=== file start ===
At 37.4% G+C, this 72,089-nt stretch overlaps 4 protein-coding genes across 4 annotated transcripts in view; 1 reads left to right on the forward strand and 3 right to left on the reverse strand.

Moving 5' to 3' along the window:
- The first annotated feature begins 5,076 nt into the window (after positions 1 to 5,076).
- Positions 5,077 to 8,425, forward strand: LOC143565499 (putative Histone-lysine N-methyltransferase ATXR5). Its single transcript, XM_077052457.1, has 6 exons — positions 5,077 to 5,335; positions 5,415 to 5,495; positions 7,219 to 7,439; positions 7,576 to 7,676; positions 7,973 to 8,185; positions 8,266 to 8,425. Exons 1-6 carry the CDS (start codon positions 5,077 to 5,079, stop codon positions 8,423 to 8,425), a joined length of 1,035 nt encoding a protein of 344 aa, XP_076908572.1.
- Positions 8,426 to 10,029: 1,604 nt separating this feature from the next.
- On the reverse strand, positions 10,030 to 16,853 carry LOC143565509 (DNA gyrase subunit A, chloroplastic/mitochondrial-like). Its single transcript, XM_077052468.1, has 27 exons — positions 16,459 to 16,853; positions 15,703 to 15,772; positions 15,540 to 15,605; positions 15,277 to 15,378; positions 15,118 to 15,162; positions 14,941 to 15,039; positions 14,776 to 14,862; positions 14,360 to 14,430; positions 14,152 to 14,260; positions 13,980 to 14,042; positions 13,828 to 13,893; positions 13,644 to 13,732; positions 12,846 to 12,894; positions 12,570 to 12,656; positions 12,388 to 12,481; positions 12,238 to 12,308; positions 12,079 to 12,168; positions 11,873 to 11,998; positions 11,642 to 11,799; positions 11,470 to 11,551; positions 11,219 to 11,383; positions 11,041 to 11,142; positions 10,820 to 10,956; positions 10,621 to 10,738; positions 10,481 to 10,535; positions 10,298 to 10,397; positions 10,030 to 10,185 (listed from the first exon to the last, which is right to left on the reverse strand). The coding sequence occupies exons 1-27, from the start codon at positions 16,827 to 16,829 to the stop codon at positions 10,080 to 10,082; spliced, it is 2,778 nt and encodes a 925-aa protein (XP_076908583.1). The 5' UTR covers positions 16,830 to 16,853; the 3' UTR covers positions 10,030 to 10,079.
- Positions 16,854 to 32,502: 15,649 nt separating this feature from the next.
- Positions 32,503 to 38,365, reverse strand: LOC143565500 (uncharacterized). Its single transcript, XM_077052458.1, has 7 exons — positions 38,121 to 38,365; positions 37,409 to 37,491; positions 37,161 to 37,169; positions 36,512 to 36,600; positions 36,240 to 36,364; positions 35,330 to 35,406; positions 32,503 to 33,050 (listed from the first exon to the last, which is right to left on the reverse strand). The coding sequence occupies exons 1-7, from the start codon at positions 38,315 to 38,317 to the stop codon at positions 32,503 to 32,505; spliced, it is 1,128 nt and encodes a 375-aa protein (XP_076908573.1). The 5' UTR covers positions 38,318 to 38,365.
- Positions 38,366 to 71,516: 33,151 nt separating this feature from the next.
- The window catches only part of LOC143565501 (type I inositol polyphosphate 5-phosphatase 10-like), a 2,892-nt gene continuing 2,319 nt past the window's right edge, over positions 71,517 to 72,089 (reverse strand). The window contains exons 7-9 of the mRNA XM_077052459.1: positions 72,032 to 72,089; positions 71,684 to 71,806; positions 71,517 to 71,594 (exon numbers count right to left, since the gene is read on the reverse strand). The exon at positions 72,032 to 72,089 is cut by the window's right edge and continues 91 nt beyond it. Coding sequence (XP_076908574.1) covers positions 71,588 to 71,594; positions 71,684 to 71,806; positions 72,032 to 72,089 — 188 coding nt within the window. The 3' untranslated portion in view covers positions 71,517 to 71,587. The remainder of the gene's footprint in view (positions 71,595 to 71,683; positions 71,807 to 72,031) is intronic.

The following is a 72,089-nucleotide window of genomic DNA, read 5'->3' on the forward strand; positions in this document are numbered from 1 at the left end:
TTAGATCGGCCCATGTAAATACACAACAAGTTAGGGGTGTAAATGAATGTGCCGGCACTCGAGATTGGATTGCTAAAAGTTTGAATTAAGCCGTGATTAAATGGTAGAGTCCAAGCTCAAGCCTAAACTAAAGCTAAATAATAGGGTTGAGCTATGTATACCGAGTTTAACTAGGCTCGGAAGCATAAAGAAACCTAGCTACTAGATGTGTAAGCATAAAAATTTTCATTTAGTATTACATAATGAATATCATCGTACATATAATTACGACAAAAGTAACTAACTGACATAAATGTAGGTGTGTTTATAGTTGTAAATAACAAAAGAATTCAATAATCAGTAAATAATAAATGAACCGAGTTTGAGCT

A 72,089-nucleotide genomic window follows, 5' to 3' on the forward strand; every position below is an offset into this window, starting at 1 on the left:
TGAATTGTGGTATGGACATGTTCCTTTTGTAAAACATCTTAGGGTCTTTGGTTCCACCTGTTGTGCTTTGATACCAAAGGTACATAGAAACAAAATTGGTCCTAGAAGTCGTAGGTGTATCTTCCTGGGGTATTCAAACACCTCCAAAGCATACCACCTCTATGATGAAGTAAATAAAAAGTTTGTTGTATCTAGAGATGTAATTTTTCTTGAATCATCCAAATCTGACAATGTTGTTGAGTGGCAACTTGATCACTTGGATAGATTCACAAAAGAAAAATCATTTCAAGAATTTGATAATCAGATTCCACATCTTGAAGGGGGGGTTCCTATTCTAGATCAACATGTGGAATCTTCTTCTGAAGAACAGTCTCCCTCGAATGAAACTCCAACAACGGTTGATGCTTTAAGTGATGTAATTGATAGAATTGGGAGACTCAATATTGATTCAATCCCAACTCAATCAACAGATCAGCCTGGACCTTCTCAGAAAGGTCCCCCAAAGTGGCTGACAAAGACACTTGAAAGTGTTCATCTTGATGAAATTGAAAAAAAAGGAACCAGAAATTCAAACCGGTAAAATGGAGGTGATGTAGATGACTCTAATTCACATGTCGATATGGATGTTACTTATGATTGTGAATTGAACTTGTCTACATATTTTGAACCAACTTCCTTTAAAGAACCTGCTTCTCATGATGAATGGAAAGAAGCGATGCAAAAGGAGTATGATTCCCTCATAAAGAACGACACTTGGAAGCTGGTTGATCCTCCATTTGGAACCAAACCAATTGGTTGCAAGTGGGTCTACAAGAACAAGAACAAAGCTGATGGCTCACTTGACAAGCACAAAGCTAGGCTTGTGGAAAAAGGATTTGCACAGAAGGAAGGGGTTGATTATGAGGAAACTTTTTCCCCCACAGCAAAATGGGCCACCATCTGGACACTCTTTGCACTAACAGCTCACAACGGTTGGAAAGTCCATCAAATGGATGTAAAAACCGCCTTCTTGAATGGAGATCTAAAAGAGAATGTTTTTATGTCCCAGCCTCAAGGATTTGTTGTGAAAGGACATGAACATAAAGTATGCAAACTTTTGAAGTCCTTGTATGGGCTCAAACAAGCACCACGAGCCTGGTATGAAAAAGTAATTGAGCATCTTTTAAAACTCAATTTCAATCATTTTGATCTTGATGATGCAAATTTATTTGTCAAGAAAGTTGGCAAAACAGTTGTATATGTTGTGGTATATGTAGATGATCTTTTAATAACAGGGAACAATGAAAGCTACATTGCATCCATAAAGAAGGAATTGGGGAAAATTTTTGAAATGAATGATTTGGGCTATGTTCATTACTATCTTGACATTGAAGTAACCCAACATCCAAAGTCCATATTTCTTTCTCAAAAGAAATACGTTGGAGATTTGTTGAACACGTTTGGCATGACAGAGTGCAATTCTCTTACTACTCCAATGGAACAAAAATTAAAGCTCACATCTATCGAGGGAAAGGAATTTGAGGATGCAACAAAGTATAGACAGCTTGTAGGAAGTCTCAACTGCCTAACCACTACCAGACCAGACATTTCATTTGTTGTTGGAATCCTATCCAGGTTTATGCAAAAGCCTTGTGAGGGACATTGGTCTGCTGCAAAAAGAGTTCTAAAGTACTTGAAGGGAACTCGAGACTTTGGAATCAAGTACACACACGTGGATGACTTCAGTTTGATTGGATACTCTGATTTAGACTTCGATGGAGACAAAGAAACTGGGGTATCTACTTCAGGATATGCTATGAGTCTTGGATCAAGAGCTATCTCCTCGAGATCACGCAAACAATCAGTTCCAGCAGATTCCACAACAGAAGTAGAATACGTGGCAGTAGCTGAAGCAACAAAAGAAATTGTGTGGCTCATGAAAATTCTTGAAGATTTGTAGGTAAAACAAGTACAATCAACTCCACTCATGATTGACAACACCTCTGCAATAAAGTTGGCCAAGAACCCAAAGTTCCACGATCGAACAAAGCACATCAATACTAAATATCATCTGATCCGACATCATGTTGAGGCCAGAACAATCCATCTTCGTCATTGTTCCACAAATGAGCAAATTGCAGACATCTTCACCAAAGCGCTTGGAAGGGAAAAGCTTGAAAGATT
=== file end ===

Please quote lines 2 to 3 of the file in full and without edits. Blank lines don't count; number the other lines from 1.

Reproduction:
Moving 5' to 3' along the window:
- The first annotated feature begins 5,076 nt into the window (after positions 1 to 5,076).